Im a free sailor of Queen Bess and fear no scut of a Spaniard as ever twisted a thumb-screw.
Pinch its scut or bite its ears, and when it exclaims, "Miauw!"
On his head is a little round cap, with a tuft made out of a hare's or rabbit's scut.
Fluff-Button doubled away nimbly from his rush, but even so the dog's jaws snapped together just behind his scut.
The fox sprang at it, too late, for the white fangs closed emptily behind its scut.
Both male and female have a dark line down the back, rump, and scut.
The derivation of Mone, who makes scuz and scut altered forms of srot or srut, is not to be entertained.
How the Indian Hare came to have a long tail, whereas that part in others attains no higher than a scut?
scut; the tail of a hare or rabbit: often applied in scorn to a contemptible fellow:—'He's just a scut and nothing better.'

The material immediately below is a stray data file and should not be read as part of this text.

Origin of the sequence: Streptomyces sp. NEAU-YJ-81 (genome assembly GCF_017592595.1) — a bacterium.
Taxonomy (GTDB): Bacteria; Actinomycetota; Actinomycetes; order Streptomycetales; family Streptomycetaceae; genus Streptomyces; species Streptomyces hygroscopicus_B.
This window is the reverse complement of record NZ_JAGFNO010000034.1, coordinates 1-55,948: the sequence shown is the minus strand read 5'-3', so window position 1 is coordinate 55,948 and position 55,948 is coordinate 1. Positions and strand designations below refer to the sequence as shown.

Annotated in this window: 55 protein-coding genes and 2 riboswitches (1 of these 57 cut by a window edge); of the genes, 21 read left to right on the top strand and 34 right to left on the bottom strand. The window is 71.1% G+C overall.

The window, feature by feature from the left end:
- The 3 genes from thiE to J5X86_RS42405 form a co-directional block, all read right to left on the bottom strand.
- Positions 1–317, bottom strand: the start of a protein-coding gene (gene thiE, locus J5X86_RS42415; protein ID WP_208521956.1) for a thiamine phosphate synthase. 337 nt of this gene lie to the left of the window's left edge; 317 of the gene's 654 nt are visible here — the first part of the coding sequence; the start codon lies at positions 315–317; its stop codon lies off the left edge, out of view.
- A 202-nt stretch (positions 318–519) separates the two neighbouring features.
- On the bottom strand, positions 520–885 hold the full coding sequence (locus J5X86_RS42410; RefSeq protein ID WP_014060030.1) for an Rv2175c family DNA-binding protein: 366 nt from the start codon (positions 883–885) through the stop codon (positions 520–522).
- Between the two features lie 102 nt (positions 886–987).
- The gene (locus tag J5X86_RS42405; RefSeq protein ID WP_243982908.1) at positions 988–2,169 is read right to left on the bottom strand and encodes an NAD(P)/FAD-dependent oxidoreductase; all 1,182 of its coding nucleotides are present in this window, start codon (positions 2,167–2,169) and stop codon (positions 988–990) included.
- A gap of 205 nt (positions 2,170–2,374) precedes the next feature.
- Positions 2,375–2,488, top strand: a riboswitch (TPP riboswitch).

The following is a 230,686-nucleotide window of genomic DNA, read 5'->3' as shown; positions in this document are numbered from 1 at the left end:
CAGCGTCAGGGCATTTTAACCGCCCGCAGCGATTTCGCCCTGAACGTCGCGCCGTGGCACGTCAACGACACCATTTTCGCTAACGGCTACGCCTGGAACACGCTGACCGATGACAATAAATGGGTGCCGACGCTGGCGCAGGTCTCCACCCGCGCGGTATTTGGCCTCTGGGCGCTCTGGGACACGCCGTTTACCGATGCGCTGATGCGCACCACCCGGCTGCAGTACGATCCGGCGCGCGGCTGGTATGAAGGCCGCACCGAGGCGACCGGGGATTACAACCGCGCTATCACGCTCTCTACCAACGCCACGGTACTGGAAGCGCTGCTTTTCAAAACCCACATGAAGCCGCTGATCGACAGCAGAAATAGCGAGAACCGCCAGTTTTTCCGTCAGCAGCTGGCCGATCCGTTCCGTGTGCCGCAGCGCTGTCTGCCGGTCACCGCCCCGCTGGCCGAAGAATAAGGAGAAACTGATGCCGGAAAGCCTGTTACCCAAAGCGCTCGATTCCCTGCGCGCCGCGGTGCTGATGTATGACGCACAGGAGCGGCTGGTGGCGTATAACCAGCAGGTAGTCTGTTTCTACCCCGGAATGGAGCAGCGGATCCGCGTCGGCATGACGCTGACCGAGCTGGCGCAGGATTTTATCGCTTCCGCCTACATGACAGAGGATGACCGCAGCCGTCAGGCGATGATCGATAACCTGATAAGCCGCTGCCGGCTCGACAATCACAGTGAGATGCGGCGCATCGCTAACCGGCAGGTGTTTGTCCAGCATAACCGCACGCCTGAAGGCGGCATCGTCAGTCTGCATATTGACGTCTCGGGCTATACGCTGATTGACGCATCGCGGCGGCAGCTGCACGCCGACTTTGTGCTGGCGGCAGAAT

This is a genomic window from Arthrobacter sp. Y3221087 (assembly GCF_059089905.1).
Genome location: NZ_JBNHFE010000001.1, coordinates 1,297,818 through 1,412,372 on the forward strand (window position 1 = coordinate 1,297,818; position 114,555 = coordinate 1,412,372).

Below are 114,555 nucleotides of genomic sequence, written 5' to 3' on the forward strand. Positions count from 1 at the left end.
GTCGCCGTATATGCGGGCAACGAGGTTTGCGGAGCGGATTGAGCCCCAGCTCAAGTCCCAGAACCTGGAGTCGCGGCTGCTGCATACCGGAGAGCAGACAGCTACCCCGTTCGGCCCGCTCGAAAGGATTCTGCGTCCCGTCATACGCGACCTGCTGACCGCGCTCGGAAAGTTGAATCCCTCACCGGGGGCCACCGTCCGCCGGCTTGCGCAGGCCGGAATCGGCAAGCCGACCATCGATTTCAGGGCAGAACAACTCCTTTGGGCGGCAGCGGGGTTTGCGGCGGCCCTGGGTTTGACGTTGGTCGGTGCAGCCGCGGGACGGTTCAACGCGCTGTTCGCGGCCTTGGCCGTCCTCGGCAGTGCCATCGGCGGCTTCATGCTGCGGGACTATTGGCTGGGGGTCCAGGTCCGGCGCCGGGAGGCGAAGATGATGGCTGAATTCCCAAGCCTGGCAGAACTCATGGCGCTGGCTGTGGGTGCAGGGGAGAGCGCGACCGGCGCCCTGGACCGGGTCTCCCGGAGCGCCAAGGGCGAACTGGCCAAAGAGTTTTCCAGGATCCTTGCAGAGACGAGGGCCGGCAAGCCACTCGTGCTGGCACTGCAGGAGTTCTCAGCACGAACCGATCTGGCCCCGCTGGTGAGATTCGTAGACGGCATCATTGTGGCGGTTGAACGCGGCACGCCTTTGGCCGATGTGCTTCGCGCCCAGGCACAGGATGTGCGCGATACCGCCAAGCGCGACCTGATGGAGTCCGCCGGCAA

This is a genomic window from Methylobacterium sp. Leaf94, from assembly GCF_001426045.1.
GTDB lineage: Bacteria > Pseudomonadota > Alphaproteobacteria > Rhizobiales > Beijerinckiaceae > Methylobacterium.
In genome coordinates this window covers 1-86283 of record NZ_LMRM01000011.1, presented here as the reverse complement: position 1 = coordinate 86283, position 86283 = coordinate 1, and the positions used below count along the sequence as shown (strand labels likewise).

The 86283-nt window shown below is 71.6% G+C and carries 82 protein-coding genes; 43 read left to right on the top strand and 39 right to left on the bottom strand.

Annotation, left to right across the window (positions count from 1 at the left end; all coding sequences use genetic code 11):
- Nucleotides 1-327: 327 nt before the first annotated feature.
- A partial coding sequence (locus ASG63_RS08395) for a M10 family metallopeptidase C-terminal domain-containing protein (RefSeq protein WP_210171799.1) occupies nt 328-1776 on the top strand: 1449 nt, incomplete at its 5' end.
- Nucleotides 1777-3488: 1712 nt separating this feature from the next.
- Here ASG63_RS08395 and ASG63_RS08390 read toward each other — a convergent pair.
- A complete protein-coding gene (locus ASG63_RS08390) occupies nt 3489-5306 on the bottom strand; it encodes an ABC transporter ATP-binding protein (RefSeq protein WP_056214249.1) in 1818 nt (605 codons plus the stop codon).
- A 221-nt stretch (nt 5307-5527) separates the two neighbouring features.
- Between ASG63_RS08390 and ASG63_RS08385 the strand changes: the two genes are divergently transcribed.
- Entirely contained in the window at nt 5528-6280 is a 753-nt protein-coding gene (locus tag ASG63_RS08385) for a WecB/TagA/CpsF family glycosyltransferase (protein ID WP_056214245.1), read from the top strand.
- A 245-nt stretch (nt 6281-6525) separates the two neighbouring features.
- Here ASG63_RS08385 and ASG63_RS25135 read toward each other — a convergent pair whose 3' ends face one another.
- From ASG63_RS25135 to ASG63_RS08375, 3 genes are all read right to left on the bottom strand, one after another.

The white napkin whisked like the scut of a rabbit, and he bounded to my side.
"short, erect tail" (of a rabbit, hare, deer, etc.), 1520s; earlier "a hare" (mid-15c.), perhaps from Old Norse skjota "to shoot (with a weapon), launch, push, shove quickly" (cf. Norwegian skudda "to shove, push"), from PIE *skeud- "to shoot, chase, throw" (see shoot (v.).
term of contempt for a person, 1873, of unknown origin.
[the 1500s slang use, ''vulva, cunt,'' and the standard use ''tail of a hare or deer,'' suggest a core sense ''tail, buttocks, ass,'' reinforced by British dialect skut, ''crouch down,'' and perhaps related to Old Norse skutr, ''stern of a ship''; scut meant ''little boy,'' perhaps fr Scots scudler, ''scullion, kitchen boy,'' among Scotch-Irish settlers in Pennsylvania]